Sustainability lessons from my visit to Fujitsu Kawasaki offices
By: Edward Mungai, CEO of Kenya Climate Innovation Center
Last week I was in Tokyo, Japan to participate in the Tokyo Marathon 2019 as well as meet with possible partners for my work in impact for Africa. I was really interested in visiting Japanese companies to glimpse just how exactly they are implementing and benefitting from sustainable development practices.
It did not disappoint. I was very fortunate to be able to visit Fujitsu, a leading global Information and Communication Technology (ICT) company. The company offers a full range of technology products, solutions and services with approximately 140,000 employees who support customers in more than 100 countries. The mission of the company is to use their experience and the power of ICT to shape the future of societies through their customers.
One big reason for my pulsating excitement was the fact that Fujitsu has been chosen for inclusion in the Dow Jones Sustainability World Index (DJSI World), the world's leading Socially Responsible Investment (SRI) index, for 19th time. This means that they are doing something special in regard to sustainable business to improve performance and efficiency at lower costs- and I needed to understand it.
Sustainability as “business unusual” in Fujitsu
The management shared with me their short, medium, and long-term sustainability goals. This was an indicator that they have taken sustainability to the next level by embedding the concept in their business model as “business unusual” – something that most corporates in Kenya are yet to embrace.
The Agenda 2030, that is, the Sustainable Development Goals, Paris Climate Agreement and the Circular Economy are the key components and guides of the Fujitsu environmental strategy.
For instance, one of the medium- to long-term goals of the company is to become net zero CO2 emitters by the year 2050. Fujitsu has also joined the RE100 with the goal to use 100% renewable energy electricity its locations by 2050- and with an intermediate goal of achieving 40% use of renewables by 2030. Other areas of focus include mitigating environmental impact through efficient water consumption, reduction of chemical pollutant release, and cutting down waste from the company’s operations. Back home, we see some universities adopting these technologies and even a green, solar powered new port-berth coming up. These endeavors are, however, one in a dozen.
Sustainability effects felt beyond Fujitsu
Other initiatives by Fujitsu include helping in the expansion of renewable energy deployment in Japan through a collaboration between the company, the University of Chester in UK, and the city of Kawasaki. The company is also working with high-performance computing (HPC) to develop high-speed, extremely precise real-time rainfall monitoring to help in the reduction of damage and economic losses from extreme downpours as part of SDG 13 on climate action. Smart mobility and Smart factories are also in the agenda of the company, as they will result in reduced carbon footprint.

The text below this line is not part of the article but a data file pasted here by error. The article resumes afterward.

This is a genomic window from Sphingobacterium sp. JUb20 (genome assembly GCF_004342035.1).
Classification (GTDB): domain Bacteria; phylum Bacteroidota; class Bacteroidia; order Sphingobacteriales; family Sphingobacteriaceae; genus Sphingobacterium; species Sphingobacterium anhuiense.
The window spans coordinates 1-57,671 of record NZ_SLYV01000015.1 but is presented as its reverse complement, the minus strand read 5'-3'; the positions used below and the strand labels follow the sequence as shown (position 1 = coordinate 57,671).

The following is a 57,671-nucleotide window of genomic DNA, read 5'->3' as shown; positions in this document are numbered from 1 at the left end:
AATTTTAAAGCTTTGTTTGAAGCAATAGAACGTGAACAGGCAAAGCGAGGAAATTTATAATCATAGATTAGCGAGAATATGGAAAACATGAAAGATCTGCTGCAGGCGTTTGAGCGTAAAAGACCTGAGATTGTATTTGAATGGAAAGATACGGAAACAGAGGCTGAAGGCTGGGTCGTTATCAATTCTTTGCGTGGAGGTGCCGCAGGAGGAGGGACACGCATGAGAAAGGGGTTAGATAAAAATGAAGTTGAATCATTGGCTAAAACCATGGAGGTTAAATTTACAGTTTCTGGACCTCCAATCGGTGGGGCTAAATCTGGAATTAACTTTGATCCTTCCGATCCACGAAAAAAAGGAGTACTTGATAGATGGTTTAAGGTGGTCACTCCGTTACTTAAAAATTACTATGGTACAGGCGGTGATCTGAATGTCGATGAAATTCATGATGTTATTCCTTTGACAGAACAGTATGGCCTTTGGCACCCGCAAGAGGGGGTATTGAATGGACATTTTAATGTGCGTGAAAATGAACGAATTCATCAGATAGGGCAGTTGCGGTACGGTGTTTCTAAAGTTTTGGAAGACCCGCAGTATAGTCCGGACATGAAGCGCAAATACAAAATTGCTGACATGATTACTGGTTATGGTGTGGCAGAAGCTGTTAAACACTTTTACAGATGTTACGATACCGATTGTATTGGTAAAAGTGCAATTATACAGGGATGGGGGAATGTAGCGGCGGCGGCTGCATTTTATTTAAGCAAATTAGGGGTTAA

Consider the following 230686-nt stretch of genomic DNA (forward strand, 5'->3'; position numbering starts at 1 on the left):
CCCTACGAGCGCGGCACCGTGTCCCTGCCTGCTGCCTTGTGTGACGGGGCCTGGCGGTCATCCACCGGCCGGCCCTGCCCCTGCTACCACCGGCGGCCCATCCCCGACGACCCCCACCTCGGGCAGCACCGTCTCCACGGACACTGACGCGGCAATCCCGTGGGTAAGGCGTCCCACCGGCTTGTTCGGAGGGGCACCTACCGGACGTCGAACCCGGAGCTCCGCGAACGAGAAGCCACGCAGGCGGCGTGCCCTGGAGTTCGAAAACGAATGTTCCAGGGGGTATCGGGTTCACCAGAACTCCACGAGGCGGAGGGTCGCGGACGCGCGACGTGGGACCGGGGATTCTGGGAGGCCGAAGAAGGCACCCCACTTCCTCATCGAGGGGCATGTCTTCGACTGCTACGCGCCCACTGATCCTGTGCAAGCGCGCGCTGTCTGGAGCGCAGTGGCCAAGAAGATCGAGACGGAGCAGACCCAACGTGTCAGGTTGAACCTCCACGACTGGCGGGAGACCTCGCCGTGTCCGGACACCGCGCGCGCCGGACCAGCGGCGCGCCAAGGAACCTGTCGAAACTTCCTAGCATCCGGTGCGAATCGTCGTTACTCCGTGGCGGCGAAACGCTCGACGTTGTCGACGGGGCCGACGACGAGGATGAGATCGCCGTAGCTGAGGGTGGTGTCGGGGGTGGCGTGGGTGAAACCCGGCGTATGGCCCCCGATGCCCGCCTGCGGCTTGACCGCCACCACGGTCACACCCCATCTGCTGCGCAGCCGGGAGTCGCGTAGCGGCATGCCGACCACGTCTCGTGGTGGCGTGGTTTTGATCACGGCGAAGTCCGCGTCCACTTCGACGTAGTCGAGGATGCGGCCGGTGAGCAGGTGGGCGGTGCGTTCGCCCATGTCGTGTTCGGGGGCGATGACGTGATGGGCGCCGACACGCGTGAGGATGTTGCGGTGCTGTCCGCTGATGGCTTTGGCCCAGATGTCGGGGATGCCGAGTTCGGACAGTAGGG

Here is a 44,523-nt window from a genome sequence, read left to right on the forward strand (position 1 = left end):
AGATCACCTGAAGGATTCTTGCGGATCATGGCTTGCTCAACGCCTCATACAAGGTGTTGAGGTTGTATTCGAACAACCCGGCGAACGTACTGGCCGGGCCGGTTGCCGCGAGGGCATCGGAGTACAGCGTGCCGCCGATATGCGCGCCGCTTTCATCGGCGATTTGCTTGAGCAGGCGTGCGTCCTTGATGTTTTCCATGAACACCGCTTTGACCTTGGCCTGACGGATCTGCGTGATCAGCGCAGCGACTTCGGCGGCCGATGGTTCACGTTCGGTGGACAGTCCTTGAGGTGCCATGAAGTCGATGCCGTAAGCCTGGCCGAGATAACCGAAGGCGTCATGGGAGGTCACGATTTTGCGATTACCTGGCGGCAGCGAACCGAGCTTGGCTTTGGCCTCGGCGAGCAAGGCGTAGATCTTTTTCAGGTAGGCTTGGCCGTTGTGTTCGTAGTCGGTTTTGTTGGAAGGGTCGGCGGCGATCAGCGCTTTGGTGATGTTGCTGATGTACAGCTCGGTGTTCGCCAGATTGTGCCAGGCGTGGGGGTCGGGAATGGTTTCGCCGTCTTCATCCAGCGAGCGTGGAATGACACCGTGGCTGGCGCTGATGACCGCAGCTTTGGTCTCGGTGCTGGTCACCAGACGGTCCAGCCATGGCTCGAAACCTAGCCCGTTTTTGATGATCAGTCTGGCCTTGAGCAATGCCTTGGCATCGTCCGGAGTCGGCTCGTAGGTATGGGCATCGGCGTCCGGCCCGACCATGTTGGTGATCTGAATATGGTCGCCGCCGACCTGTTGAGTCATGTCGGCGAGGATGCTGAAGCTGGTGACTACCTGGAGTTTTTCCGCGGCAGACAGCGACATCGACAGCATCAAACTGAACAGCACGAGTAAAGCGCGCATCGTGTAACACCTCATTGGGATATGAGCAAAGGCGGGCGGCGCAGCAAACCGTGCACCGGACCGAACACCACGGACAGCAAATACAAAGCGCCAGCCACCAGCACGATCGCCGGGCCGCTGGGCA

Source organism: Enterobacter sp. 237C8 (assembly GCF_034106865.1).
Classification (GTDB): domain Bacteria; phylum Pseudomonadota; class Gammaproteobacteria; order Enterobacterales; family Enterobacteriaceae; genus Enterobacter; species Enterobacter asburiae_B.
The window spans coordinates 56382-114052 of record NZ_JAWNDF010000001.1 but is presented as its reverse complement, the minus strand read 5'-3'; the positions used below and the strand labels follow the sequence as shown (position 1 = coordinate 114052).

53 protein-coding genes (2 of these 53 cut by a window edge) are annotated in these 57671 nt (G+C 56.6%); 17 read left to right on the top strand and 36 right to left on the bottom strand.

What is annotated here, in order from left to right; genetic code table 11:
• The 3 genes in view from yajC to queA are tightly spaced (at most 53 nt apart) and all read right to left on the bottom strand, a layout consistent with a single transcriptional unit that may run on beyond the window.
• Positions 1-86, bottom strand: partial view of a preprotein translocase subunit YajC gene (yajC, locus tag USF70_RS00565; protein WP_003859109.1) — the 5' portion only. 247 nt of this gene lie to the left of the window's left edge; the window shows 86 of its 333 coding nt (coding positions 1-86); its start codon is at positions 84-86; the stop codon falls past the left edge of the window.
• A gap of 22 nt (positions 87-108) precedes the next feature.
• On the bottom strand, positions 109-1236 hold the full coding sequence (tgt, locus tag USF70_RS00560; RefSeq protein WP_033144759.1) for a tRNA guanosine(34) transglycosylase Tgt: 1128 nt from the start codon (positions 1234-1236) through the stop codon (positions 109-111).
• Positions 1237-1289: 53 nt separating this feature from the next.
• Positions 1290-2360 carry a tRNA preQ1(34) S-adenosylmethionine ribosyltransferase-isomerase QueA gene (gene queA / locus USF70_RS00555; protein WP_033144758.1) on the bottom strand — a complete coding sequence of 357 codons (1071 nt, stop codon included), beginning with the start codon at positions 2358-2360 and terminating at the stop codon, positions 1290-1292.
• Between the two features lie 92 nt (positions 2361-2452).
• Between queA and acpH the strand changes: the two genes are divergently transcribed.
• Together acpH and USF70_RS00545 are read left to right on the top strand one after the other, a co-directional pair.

It is clear from the above that the sustainability journey of each company is different from one another; it is also true that there is no “one right solution” on sustainability. The best solution depends on the ambitions and stakes in each company. Reflecting on my visit at Fujitsu, here are three major observations that may be of use to all management teams to improve sustainability practices.
3 tips for management teams to improve corporate sustainability
1. Strategy is aligned with sustainability: Looking at the efforts on sustainability at Fujitsu, it is clear that sustainability is entrenched in the business model. If the contrary is the case, truly we will see a sustainability strategy that is fragile with no real commitment from top management as well as from employees- as it does not create win-win for both the organization and the stakeholders.
2. Engage from the top: The sustainability agenda needs to be from the top, and there is no other way for it to succeed and to have buy-in in the organization. Fujitsu is speaking from the top. One eye-catching fact is that Masami Yamamoto Chairman, Fujitsu Ltd. is in the Executive Committee of the World Business Council for Sustainable Development (WBCSD), which is a global, CEO-led organization of over 200 leading businesses working together to accelerate the transition to a sustainable world.
3. Engage your suppliers: There is need to have collaboration with the suppliers to ensure efficient sustainability practices. For instance, Fujitsu has a goal to reduce CO2 emissions in its supply chain. This will be achieved by requesting the first and second-tier business partners to implement CO2 reduction activities. The company has also instituted mechanisms to support its suppliers to enable them to achieve these objectives.
In sum, sustainability is a major challenge- one that matters beyond individual companies. The fact that more and more large companies are showing the way in terms of forward-thinking sustainability policies is a move in the right direction. We will need to create more awareness so that eventually the SMEs can help promote responses to climate change, creating a prosperous and sustainable world.